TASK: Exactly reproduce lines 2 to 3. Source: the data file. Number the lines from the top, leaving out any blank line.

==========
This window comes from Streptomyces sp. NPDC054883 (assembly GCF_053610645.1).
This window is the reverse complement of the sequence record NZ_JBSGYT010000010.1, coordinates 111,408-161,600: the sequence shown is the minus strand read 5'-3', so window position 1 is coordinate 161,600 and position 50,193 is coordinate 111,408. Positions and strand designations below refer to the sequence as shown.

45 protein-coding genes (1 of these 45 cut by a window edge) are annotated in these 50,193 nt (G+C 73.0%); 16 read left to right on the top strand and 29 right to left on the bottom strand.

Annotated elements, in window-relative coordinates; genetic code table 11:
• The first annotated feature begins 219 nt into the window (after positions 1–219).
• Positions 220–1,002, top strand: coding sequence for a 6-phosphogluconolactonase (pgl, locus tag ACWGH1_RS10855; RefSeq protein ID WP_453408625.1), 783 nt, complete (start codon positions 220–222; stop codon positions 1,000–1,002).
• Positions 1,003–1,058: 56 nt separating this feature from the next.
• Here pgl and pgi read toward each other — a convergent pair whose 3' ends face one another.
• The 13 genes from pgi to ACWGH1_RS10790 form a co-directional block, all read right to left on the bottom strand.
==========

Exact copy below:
This window is the reverse complement of the sequence record NZ_JBSGYT010000010.1, coordinates 111,408-161,600: the sequence shown is the minus strand read 5'-3', so window position 1 is coordinate 161,600 and position 50,193 is coordinate 111,408. Positions and strand designations below refer to the sequence as shown.

45 protein-coding genes (1 of these 45 cut by a window edge) are annotated in these 50,193 nt (G+C 73.0%); 16 read left to right on the top strand and 29 right to left on the bottom strand.